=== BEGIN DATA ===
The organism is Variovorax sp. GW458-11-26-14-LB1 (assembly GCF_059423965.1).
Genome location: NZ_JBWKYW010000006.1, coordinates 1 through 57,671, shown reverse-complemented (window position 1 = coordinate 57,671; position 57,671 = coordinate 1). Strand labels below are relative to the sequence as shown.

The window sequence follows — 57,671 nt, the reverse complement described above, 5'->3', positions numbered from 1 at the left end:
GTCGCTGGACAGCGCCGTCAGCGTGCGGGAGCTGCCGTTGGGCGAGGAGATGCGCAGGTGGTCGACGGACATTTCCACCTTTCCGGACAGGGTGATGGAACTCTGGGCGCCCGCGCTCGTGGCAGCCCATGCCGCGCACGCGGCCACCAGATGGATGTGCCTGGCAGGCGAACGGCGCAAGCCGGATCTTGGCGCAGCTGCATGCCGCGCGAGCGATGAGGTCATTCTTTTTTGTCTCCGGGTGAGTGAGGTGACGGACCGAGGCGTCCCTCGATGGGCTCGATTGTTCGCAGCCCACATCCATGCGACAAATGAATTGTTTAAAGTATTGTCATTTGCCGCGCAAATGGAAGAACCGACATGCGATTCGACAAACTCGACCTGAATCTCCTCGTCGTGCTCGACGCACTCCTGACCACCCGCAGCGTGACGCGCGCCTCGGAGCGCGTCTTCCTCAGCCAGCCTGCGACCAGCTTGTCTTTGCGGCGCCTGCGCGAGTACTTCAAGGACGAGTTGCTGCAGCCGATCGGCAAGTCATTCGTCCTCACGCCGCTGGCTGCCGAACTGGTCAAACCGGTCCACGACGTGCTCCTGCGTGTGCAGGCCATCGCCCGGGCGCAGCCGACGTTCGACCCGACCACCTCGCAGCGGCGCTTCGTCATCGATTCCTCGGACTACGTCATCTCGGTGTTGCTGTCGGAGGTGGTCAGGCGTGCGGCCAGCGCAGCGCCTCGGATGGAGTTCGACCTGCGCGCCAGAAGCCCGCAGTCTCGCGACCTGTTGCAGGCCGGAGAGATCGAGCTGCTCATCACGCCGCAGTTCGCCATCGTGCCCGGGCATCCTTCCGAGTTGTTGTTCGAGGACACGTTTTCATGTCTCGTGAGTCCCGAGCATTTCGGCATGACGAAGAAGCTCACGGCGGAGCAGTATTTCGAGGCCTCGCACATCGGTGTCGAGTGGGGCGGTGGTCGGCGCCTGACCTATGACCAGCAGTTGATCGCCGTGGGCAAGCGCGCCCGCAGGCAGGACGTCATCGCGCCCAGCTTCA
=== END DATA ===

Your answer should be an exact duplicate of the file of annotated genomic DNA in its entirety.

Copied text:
The organism is Variovorax sp. GW458-11-26-14-LB1 (assembly GCF_059423965.1).
Genome location: NZ_JBWKYW010000006.1, coordinates 1 through 57,671, shown reverse-complemented (window position 1 = coordinate 57,671; position 57,671 = coordinate 1). Strand labels below are relative to the sequence as shown.

The window sequence follows — 57,671 nt, the reverse complement described above, 5'->3', positions numbered from 1 at the left end:
GTCGCTGGACAGCGCCGTCAGCGTGCGGGAGCTGCCGTTGGGCGAGGAGATGCGCAGGTGGTCGACGGACATTTCCACCTTTCCGGACAGGGTGATGGAACTCTGGGCGCCCGCGCTCGTGGCAGCCCATGCCGCGCACGCGGCCACCAGATGGATGTGCCTGGCAGGCGAACGGCGCAAGCCGGATCTTGGCGCAGCTGCATGCCGCGCGAGCGATGAGGTCATTCTTTTTTGTCTCCGGGTGAGTGAGGTGACGGACCGAGGCGTCCCTCGATGGGCTCGATTGTTCGCAGCCCACATCCATGCGACAAATGAATTGTTTAAAGTATTGTCATTTGCCGCGCAAATGGAAGAACCGACATGCGATTCGACAAACTCGACCTGAATCTCCTCGTCGTGCTCGACGCACTCCTGACCACCCGCAGCGTGACGCGCGCCTCGGAGCGCGTCTTCCTCAGCCAGCCTGCGACCAGCTTGTCTTTGCGGCGCCTGCGCGAGTACTTCAAGGACGAGTTGCTGCAGCCGATCGGCAAGTCATTCGTCCTCACGCCGCTGGCTGCCGAACTGGTCAAACCGGTCCACGACGTGCTCCTGCGTGTGCAGGCCATCGCCCGGGCGCAGCCGACGTTCGACCCGACCACCTCGCAGCGGCGCTTCGTCATCGATTCCTCGGACTACGTCATCTCGGTGTTGCTGTCGGAGGTGGTCAGGCGTGCGGCCAGCGCAGCGCCTCGGATGGAGTTCGACCTGCGCGCCAGAAGCCCGCAGTCTCGCGACCTGTTGCAGGCCGGAGAGATCGAGCTGCTCATCACGCCGCAGTTCGCCATCGTGCCCGGGCATCCTTCCGAGTTGTTGTTCGAGGACACGTTTTCATGTCTCGTGAGTCCCGAGCATTTCGGCATGACGAAGAAGCTCACGGCGGAGCAGTATTTCGAGGCCTCGCACATCGGTGTCGAGTGGGGCGGTGGTCGGCGCCTGACCTATGACCAGCAGTTGATCGCCGTGGGCAAGCGCGCCCGCAGGCAGGACGTCATCGCGCCCAGCTTCA